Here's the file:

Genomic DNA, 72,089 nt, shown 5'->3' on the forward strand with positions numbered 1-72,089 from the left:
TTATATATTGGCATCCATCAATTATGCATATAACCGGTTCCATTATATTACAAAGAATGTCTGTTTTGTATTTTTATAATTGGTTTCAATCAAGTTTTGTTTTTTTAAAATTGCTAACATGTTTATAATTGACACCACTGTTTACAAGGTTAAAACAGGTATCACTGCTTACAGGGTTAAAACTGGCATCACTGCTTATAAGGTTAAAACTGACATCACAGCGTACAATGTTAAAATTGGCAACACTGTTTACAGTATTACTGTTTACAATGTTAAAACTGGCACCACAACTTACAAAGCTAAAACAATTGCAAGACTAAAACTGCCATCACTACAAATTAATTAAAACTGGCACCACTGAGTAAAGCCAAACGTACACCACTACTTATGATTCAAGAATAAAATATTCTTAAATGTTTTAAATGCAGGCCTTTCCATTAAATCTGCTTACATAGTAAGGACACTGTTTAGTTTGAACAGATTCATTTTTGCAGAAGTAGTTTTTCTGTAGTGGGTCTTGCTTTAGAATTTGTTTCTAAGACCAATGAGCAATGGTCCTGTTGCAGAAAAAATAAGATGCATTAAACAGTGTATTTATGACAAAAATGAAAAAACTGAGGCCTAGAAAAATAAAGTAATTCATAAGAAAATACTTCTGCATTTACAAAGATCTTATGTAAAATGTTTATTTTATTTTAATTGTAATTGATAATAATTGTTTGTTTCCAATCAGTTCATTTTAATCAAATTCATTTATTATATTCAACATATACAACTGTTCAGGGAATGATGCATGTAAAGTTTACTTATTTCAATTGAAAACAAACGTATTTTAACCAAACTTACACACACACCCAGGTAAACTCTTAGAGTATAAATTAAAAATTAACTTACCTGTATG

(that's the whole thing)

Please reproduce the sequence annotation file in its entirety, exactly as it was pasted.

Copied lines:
Genomic DNA, 72,089 nt, shown 5'->3' on the forward strand with positions numbered 1-72,089 from the left:
TTATATATTGGCATCCATCAATTATGCATATAACCGGTTCCATTATATTACAAAGAATGTCTGTTTTGTATTTTTATAATTGGTTTCAATCAAGTTTTGTTTTTTTAAAATTGCTAACATGTTTATAATTGACACCACTGTTTACAAGGTTAAAACAGGTATCACTGCTTACAGGGTTAAAACTGGCATCACTGCTTATAAGGTTAAAACTGACATCACAGCGTACAATGTTAAAATTGGCAACACTGTTTACAGTATTACTGTTTACAATGTTAAAACTGGCACCACAACTTACAAAGCTAAAACAATTGCAAGACTAAAACTGCCATCACTACAAATTAATTAAAACTGGCACCACTGAGTAAAGCCAAACGTACACCACTACTTATGATTCAAGAATAAAATATTCTTAAATGTTTTAAATGCAGGCCTTTCCATTAAATCTGCTTACATAGTAAGGACACTGTTTAGTTTGAACAGATTCATTTTTGCAGAAGTAGTTTTTCTGTAGTGGGTCTTGCTTTAGAATTTGTTTCTAAGACCAATGAGCAATGGTCCTGTTGCAGAAAAAATAAGATGCATTAAACAGTGTATTTATGACAAAAATGAAAAAACTGAGGCCTAGAAAAATAAAGTAATTCATAAGAAAATACTTCTGCATTTACAAAGATCTTATGTAAAATGTTTATTTTATTTTAATTGTAATTGATAATAATTGTTTGTTTCCAATCAGTTCATTTTAATCAAATTCATTTATTATATTCAACATATACAACTGTTCAGGGAATGATGCATGTAAAGTTTACTTATTTCAATTGAAAACAAACGTATTTTAACCAAACTTACACACACACCCAGGTAAACTCTTAGAGTATAAATTAAAAATTAACTTACCTGTATG